Monumental Mistake: Officials In Okla. County Should Abide By Court Ruling

I doubt Saint Peter reads the 10th U.S. Circuit Court's opinions.

I'm always surprised when people in the heartland of America – conservative folks who claim to love their country and its institutions – display contempt for the rule of law.

Consider the case of Haskell County, Okla. A federal appeals court ruled yesterday that an eight-foot-high Ten Commandments monument erected in front of the courthouse in 2004 must come down. The monument, the court declared, violates the separation of church and state.

In response, Haskell County Commissioner Mitch Worsham told the Associated Press, "Whoever was the judge in this, I feel sorry for him on Judgment Day. We're not going to take it down."

Now, it is true that the county can appeal. They can ask the entire 10th Circuit Court of Appeals to hear the case, a rarely granted procedure known as an en banc hearing. They can also ask the U.S. Supreme Court to hear the case.

But if those appeals fail, the county will be legally obligated to remove the monument. There's no need to destroy it. It can be moved to church property – where it should have been all along.

What if county officials refuse? That exact situation happened in Alabama in 2003. Roy Moore, chief justice of the Alabama Supreme Court, defied a federal court order and refused to remove a two-ton Ten Commandments monument that he had erected in the judicial building.

Eventually, federal marshals came in and took away the monument. Moore was suspended from office and put on trial by the Alabama Court of Judiciary. The Court voted unanimously to remove Moore from office, and his appeal also failed.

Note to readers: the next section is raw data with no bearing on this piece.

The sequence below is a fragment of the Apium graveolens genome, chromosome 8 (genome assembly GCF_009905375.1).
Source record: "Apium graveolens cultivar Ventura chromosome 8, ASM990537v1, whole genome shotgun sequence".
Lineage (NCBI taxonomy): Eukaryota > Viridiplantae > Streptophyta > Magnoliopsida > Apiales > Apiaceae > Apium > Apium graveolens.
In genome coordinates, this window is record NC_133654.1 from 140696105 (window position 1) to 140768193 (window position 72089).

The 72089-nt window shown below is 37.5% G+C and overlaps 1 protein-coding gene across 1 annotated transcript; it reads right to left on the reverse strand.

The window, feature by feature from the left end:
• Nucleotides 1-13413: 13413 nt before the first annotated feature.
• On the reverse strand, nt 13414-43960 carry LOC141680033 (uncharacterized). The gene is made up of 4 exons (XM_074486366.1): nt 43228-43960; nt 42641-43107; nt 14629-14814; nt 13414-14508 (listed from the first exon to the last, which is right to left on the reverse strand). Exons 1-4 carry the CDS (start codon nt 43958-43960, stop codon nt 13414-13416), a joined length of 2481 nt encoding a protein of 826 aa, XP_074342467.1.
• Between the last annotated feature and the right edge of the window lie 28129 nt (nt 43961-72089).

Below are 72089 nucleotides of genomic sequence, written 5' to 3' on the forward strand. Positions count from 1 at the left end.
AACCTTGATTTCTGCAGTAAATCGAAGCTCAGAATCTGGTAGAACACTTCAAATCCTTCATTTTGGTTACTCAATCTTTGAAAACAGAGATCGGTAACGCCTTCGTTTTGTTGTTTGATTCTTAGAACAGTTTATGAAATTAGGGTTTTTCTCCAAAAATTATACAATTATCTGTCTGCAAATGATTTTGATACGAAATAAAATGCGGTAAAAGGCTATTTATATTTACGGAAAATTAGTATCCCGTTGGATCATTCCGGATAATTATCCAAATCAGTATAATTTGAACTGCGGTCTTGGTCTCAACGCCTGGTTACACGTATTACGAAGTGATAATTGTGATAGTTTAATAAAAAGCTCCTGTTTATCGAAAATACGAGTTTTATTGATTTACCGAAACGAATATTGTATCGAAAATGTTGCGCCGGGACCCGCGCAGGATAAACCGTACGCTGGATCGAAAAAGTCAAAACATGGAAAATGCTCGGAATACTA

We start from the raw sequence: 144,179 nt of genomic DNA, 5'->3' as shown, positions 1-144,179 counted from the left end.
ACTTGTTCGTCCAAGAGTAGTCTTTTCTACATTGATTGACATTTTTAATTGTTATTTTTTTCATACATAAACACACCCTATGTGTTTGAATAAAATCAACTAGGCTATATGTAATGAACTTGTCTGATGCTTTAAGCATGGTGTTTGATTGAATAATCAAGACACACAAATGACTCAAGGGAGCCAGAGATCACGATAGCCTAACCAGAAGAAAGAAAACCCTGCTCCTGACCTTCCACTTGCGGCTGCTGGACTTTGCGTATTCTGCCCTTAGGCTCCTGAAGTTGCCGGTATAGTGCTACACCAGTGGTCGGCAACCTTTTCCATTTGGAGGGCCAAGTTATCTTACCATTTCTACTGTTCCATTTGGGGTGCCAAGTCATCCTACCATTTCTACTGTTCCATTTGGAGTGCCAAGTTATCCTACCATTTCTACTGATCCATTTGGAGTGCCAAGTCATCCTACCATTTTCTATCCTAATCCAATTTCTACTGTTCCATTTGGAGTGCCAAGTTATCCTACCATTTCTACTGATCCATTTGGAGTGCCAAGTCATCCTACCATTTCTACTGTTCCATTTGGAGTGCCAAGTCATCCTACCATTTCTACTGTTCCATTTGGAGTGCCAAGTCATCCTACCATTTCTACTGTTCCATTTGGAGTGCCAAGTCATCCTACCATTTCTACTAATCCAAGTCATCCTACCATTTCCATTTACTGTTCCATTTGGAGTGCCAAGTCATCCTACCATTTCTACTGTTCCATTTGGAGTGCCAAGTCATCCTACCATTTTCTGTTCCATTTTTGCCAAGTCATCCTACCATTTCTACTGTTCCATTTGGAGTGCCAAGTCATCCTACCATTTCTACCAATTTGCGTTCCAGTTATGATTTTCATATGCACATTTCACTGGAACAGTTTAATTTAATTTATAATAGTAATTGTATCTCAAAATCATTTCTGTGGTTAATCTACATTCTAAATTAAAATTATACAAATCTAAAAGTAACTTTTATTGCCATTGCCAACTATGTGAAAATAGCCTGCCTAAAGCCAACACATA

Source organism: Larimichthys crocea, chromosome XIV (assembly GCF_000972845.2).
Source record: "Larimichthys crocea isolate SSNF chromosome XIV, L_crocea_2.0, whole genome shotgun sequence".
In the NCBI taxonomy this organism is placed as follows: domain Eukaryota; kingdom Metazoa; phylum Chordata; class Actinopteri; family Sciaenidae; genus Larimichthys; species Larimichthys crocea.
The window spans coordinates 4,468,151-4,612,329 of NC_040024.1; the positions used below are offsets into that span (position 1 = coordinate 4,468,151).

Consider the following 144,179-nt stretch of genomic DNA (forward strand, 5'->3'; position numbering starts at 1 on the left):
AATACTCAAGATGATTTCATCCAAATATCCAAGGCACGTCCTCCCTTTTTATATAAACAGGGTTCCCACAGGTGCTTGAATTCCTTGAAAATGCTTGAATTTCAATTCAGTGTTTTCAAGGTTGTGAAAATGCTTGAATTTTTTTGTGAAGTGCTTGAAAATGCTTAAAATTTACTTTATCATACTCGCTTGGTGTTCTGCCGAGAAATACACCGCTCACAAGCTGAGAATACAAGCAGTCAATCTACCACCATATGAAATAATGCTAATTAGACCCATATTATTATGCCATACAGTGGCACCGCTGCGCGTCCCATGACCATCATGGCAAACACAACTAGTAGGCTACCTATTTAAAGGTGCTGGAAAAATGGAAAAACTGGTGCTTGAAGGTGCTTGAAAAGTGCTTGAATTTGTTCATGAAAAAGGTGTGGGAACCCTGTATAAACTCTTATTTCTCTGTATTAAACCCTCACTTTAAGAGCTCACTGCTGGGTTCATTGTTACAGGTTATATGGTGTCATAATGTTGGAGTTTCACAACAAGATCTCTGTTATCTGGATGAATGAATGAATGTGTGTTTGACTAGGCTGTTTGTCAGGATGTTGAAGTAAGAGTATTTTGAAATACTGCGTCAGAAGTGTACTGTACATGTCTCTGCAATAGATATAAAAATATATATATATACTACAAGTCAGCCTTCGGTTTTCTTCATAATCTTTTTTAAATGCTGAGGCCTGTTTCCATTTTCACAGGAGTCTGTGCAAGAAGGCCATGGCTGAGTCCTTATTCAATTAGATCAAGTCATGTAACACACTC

Moore later ran for governor and was handily defeated.

Worsham also seems confused about "whoever was the judge in this." Let me enlighten him.

Three federal judges sat on the appeals panel. Their names are Jerome A. Holmes (who wrote the opinion), Harris L. Hartz and Terrence L. O'Brien. All three were appointed by President George W. Bush, which is a good indication that they're not "liberal activists" determined to drive every vestige of religion out of public life. Perhaps they just want to uphold our constitutional values.

As for Judgment Day, I wouldn't worry if I were one of the judges. I doubt Saint Peter reads the 10th Circuit's opinions. In any case, the relevant question isn't how the ruling might play in Heaven but whether it accords with the Constitution. I think it fits quite nicely.

I understand that some people in Haskell County don't like this ruling. That's fine. They can speak out against it. They can rail against the Oklahoma ACLU for bringing the case and rant about Americans United and the mainstream religious leaders who filed amicus briefs supporting the lawsuit.

But when the time comes to move the monument, I hope they and their elected leaders will have enough sense to do the right thing and won't emulate Roy Moore.

We know the ending of that story. It's not a happy one.